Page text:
International Regulatory Enforcement (PHIRE)
EU Announces New Rules on Trade of Dual-Use Items
By Nicola Bonucci, Jon Drimmer, Tara Giunta
On November 9, 2020 the EU announced a provisional agreement reached between the German Presidency and members of the European Parliament on a revised regulation setting out a new regime for the control of “dual-use” goods – e.g., items normally used for civilian purposes but which may have military and other applications, including exports, brokering, technical assistance, transit and transfer of dual-use items.
These new regulations - to be adopted by the end of the year and to enter into force in 2021 - will update regulations instituted in 2009, necessitated because of “the changing technological, economic and political circumstances” (from EU press release).
A 400-page draft of the regulation (with a number of technical annexes ) is now available
To prevent human rights violations and security threats linked to the potential misuse of cyber-surveillance technology, the new rules include provisions subjecting covered items to stricter export controls in certain circumstances.
Moreover, the regulation will include an EU-level coordination mechanism which allows for greater exchange between member states concerning the export of cyber-surveillance items.
The regulation introduces two new, general EU export authorizations for the export of dual-use items – one for cryptographic items and one for intra-group technology transfers under certain circumstances – intended to reduce the administrative burden for both companies and licensing authorities.
The regulation strengthens the enforcement through improved cooperation between licensing and customs authorities, and introduces mechanisms allowing member states to strengthen their cooperation in this area.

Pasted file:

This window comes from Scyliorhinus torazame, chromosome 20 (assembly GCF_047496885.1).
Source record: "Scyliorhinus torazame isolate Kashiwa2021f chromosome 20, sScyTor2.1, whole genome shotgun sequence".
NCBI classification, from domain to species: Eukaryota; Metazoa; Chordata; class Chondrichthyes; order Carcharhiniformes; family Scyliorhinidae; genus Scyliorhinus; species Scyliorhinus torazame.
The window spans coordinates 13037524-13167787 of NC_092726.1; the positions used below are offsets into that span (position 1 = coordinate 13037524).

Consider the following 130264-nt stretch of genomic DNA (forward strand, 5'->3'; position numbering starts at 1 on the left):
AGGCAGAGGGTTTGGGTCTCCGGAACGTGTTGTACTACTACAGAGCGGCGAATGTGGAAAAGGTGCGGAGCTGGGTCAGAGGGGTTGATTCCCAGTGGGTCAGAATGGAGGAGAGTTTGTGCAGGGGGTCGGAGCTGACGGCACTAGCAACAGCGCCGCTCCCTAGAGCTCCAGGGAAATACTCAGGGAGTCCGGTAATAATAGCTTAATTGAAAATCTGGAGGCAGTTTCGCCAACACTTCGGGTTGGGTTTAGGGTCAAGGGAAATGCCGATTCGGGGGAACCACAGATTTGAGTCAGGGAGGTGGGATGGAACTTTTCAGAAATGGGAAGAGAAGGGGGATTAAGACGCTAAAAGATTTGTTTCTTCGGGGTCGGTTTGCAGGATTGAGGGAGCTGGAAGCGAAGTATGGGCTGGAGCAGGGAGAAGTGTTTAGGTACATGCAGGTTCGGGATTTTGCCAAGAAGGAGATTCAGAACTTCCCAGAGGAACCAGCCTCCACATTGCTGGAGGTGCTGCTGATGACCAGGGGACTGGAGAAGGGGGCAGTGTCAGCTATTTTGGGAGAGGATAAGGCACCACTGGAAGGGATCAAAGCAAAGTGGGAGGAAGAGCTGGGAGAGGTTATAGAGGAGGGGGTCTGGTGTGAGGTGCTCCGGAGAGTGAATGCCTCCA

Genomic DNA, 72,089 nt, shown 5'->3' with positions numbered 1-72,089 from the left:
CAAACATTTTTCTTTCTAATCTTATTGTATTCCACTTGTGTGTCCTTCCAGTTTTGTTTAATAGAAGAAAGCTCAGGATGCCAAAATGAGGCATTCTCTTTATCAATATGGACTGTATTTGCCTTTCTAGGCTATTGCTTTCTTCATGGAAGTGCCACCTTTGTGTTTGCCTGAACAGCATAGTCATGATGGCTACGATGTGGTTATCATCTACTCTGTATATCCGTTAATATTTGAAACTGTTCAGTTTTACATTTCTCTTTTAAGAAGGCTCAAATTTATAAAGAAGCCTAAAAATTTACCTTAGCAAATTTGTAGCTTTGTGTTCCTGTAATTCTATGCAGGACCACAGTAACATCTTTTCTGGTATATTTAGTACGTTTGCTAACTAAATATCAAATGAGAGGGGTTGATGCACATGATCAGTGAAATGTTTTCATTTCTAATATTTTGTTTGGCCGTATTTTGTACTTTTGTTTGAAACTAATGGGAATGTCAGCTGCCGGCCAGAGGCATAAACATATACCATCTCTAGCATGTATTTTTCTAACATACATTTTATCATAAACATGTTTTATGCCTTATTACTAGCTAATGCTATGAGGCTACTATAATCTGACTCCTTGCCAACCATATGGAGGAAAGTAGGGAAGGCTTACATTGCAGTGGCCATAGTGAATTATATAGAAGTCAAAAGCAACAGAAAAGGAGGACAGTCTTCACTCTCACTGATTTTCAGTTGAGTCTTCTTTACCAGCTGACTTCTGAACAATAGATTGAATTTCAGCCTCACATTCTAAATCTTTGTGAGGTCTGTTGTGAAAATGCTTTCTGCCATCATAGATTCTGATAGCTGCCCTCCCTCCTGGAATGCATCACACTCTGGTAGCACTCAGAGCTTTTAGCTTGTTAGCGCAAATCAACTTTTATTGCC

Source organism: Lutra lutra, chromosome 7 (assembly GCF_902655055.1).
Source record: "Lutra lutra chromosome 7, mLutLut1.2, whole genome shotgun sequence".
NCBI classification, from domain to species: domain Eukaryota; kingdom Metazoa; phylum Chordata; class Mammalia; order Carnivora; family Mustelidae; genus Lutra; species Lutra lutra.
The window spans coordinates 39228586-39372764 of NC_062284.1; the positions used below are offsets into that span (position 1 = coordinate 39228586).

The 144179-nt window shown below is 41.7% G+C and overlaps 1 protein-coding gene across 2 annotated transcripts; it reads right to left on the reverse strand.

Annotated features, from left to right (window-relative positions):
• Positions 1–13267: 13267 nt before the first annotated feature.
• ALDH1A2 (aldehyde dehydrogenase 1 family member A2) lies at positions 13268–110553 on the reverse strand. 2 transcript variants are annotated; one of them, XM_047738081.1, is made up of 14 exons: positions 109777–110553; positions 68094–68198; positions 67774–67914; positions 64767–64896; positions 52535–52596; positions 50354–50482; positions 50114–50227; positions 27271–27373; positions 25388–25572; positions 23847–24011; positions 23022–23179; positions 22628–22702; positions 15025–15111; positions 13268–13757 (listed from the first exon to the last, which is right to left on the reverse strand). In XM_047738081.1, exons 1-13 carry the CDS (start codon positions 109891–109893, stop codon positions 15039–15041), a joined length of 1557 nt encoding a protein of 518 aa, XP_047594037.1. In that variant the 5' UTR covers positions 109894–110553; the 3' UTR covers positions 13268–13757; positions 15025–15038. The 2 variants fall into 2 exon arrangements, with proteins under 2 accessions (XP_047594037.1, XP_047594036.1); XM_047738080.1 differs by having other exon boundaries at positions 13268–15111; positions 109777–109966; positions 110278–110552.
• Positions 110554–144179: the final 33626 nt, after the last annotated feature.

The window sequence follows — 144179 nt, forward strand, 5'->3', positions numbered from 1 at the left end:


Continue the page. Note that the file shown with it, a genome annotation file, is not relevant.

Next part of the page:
The regulation also introduces a new provision on transmissible controls, allowing, in certain cases, a member state to introduce export controls on the basis of the legislation established by another member state, thereby allowing for a cross-border effect of member states’ export controls.
The regulation harmonizes at EU level the rules applicable to certain services with regard to dual-use items currently regulated at national level (technical assistance).
Finally, new reporting rules will allow for more transparency on trade in dual-use items while at the same time respecting the confidentiality of trade secrets and of national security interests.
In presenting the new rules, the German Minister for Economic Affairs and Energy and Chair of the EU Council indicated that the EU “will in the future be better equipped to allow legitimate trade to be carried out smoothly, but also to put an emphasis on control of certain technologies, especially cyber-surveillance items, which can be misused in connection with human rights violations.”
It is useful to recall that in September, the U.S Department of State issued “Guidance on Implementing the UN Guiding Principles for Transactions Linked to Foreign Government End-Users for Products or Services with Surveillance Capabilities,”
Both documents appear to take a balanced approach to preventing prevent misuse of surveillance technology, though the EU initiative appears to be broader and more prescriptive. Absent coordination, however, the multiple initiatives could lead to a fragmentation of the legal and policy framework. The time thus appears ripe for internationally-agreed guidance for this important and sensitive sector.